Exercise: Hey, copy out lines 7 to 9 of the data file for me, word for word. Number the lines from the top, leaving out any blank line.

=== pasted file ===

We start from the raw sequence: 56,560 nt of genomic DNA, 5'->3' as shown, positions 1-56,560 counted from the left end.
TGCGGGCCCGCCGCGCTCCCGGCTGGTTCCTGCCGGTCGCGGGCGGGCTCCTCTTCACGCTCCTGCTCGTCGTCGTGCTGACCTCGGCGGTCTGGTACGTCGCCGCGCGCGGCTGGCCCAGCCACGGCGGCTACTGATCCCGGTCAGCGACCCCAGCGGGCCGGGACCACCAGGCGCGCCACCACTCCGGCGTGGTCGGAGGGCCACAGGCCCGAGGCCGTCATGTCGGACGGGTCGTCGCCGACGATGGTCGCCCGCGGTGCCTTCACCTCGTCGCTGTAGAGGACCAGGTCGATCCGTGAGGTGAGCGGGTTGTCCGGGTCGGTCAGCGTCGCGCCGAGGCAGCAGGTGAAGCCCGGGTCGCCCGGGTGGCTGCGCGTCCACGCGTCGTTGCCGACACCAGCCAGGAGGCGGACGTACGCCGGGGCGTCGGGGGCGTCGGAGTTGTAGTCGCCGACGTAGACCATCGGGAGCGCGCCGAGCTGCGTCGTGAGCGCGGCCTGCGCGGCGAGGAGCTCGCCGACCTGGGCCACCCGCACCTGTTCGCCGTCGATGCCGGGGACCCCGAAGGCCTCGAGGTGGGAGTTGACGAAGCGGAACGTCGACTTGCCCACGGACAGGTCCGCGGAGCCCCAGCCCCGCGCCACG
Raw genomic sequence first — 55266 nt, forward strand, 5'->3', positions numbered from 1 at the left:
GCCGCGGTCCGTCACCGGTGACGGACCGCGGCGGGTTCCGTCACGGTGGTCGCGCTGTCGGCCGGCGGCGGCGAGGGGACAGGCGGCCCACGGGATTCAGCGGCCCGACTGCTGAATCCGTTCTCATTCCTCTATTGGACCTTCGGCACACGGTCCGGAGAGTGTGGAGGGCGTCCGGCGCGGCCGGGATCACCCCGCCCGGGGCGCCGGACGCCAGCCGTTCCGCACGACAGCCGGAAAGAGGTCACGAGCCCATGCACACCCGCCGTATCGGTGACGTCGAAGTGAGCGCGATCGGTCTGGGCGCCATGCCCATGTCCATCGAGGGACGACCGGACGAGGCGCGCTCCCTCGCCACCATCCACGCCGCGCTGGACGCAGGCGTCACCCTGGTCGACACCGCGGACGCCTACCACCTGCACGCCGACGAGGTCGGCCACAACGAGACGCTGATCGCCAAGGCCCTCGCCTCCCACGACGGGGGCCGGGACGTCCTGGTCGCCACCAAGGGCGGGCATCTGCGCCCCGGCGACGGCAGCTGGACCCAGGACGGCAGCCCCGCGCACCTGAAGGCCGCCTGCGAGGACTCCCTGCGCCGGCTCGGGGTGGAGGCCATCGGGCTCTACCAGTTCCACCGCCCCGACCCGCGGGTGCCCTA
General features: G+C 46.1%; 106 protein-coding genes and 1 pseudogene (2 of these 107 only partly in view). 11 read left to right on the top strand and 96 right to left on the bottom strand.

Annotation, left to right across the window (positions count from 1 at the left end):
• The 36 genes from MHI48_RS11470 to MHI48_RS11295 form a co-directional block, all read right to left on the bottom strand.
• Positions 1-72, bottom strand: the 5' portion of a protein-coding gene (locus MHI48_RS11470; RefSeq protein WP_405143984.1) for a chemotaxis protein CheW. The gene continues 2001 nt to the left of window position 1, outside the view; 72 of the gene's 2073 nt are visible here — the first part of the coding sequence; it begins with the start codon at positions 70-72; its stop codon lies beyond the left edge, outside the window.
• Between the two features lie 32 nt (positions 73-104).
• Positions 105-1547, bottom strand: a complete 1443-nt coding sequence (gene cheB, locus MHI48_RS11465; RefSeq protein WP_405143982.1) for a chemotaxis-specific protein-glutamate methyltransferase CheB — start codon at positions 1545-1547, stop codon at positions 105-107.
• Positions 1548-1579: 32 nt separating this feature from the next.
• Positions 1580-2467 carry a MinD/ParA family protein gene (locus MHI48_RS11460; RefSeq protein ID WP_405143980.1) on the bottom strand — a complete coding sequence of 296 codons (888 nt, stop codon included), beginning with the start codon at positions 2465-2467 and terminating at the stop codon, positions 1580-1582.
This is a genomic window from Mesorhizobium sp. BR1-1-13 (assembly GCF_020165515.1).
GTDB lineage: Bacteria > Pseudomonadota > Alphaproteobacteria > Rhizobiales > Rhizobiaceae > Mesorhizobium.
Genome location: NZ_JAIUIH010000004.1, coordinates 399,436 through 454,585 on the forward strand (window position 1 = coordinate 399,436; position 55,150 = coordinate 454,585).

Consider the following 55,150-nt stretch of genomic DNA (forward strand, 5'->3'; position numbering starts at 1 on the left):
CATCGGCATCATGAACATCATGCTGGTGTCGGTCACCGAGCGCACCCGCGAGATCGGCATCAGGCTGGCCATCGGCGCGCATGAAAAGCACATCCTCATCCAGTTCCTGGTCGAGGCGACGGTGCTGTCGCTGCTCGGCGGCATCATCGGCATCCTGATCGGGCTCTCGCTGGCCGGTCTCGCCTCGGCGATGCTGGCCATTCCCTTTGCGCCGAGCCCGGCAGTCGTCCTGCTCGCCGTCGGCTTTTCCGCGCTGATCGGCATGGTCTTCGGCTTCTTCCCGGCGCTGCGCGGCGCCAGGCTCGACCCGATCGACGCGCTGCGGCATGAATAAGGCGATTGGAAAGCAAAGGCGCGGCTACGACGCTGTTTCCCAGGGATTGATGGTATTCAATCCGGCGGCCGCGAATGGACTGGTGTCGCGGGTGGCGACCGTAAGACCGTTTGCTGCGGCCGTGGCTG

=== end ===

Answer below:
• The 36 genes from MHI48_RS11470 to MHI48_RS11295 form a co-directional block, all read right to left on the bottom strand.
• Positions 1-72, bottom strand: the 5' portion of a protein-coding gene (locus MHI48_RS11470; RefSeq protein WP_405143984.1) for a chemotaxis protein CheW. The gene continues 2001 nt to the left of window position 1, outside the view; 72 of the gene's 2073 nt are visible here — the first part of the coding sequence; it begins with the start codon at positions 70-72; its stop codon lies beyond the left edge, outside the window.
• Between the two features lie 32 nt (positions 73-104).